In early 2020, as the first signs of Covid-19 became apparent, a group that included those who had met in the Bush White House hoped that the pandemic response they’d established would allow the U.S. to suffer only a mild epidemic. Charity Dean, now the assistant director of the California Department of Public Health, proposed many of the same containment and social-distancing measures she’d successfully advocated for earlier in her career—closing schools, quarantining people, mass testing. She also wanted to send specimens of California’s positive Covid-19 test results to Joe DeRisi, a molecular biologist and biochemist who’d perfected the so-called Virochip, a microscope slide on which the genetic sequences of all known viruses were encoded. In March 2020, he was working with California Governor Gavin Newsom to implement more testing—though Newsom, like many other governors at the time, was waiting on the federal government to take the lead with the pandemic response. The Premonition paints a picture of breakthrough initiatives coming up against institutional resistance. The plans and know-how to mitigate the effects of Covid-19 were already in place; the governing bodies in charge of implementation did not take them up fast enough.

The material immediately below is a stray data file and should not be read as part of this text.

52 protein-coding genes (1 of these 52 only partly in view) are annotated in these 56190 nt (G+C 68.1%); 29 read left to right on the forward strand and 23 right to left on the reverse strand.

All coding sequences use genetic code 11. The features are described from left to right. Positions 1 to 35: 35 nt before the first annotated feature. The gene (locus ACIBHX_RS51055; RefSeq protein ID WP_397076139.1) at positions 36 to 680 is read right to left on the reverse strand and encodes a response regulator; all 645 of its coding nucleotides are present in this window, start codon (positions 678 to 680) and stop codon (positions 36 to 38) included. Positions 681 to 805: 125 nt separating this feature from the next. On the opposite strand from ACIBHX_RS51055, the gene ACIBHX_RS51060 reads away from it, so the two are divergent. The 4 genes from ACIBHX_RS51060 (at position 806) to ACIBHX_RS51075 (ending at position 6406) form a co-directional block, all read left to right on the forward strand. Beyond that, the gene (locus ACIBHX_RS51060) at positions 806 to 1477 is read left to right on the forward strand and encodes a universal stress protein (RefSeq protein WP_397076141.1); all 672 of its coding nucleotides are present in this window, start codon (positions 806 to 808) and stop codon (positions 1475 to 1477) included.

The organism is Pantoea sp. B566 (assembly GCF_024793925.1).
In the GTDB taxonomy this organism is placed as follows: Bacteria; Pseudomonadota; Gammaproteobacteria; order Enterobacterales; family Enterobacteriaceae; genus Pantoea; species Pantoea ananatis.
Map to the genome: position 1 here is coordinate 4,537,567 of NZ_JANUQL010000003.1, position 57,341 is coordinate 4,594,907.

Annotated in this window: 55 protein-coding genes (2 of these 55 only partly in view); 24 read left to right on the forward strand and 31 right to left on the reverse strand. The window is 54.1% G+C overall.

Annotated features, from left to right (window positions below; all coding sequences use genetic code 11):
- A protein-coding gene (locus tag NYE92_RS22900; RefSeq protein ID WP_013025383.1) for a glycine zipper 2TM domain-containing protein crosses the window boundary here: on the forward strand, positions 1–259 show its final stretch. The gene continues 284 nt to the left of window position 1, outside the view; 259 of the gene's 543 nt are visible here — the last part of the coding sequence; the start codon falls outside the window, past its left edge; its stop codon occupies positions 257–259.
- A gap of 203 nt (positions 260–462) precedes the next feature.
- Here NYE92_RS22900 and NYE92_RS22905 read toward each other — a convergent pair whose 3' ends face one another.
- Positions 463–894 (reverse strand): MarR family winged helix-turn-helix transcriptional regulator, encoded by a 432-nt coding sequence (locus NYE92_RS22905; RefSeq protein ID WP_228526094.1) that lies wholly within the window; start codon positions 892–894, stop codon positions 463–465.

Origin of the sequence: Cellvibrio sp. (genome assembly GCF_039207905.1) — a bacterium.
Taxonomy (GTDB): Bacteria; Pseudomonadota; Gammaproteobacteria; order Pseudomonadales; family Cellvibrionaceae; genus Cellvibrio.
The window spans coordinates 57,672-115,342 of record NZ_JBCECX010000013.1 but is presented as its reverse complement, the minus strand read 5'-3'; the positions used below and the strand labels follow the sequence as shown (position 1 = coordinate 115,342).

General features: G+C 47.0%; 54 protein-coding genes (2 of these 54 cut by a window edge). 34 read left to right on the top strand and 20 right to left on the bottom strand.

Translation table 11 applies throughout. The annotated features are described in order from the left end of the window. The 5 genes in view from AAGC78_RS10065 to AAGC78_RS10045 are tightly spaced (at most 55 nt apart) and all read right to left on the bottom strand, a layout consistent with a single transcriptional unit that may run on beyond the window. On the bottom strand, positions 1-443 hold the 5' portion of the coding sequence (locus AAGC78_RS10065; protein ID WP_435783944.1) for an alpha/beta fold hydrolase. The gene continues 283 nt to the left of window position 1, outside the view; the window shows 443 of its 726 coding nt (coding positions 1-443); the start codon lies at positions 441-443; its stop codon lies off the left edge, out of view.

Given the complexity of Lewis’s stories, Hollywood is attracted to his writing largely owing to how he portrays his characters. Charles Randolph, co-writer of the film adaptation of The Big Short, says that Lewis’s protagonists translate well to the screen because their desires are so clear. They wear their feelings on their sleeves; there’s never any doubt about what a Lewis character wants.